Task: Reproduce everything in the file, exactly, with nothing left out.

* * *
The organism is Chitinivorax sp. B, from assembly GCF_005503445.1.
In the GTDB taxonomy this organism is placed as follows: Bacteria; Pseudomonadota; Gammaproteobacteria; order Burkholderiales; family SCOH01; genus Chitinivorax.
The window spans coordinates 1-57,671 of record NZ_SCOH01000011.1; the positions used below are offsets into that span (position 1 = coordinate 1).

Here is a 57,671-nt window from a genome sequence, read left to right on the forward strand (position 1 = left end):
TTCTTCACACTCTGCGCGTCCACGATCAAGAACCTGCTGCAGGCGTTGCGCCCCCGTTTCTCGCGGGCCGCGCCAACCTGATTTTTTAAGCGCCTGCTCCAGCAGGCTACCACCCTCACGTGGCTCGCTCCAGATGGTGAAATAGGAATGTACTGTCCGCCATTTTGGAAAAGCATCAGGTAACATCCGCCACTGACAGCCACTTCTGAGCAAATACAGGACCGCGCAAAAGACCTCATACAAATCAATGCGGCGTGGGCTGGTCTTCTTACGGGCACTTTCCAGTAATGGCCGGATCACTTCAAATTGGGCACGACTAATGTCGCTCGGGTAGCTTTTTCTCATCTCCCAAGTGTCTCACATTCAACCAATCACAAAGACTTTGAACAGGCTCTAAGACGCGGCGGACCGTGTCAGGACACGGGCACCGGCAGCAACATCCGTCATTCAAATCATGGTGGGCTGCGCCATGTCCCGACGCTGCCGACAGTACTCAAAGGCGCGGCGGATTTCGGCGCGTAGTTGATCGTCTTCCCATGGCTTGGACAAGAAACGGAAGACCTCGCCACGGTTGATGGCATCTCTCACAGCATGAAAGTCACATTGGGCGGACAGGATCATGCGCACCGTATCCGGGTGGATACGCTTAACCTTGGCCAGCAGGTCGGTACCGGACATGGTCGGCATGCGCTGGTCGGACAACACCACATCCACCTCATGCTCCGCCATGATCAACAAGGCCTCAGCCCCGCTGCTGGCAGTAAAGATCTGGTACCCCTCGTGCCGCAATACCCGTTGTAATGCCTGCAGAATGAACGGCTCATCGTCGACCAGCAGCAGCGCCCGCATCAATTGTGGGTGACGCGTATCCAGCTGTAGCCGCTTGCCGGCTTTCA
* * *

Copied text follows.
The organism is Chitinivorax sp. B, from assembly GCF_005503445.1.
In the GTDB taxonomy this organism is placed as follows: Bacteria; Pseudomonadota; Gammaproteobacteria; order Burkholderiales; family SCOH01; genus Chitinivorax.
The window spans coordinates 1-57,671 of record NZ_SCOH01000011.1; the positions used below are offsets into that span (position 1 = coordinate 1).

Here is a 57,671-nt window from a genome sequence, read left to right on the forward strand (position 1 = left end):
TTCTTCACACTCTGCGCGTCCACGATCAAGAACCTGCTGCAGGCGTTGCGCCCCCGTTTCTCGCGGGCCGCGCCAACCTGATTTTTTAAGCGCCTGCTCCAGCAGGCTACCACCCTCACGTGGCTCGCTCCAGATGGTGAAATAGGAATGTACTGTCCGCCATTTTGGAAAAGCATCAGGTAACATCCGCCACTGACAGCCACTTCTGAGCAAATACAGGACCGCGCAAAAGACCTCATACAAATCAATGCGGCGTGGGCTGGTCTTCTTACGGGCACTTTCCAGTAATGGCCGGATCACTTCAAATTGGGCACGACTAATGTCGCTCGGGTAGCTTTTTCTCATCTCCCAAGTGTCTCACATTCAACCAATCACAAAGACTTTGAACAGGCTCTAAGACGCGGCGGACCGTGTCAGGACACGGGCACCGGCAGCAACATCCGTCATTCAAATCATGGTGGGCTGCGCCATGTCCCGACGCTGCCGACAGTACTCAAAGGCGCGGCGGATTTCGGCGCGTAGTTGATCGTCTTCCCATGGCTTGGACAAGAAACGGAAGACCTCGCCACGGTTGATGGCATCTCTCACAGCATGAAAGTCACATTGGGCGGACAGGATCATGCGCACCGTATCCGGGTGGATACGCTTAACCTTGGCCAGCAGGTCGGTACCGGACATGGTCGGCATGCGCTGGTCGGACAACACCACATCCACCTCATGCTCCGCCATGATCAACAAGGCCTCAGCCCCGCTGCTGGCAGTAAAGATCTGGTACCCCTCGTGCCGCAATACCCGTTGTAATGCCTGCAGAATGAACGGCTCATCGTCGACCAGCAGCAGCGCCCGCATCAATTGTGGGTGACGCGTATCCAGCTGTAGCCGCTTGCCGGCTTTCA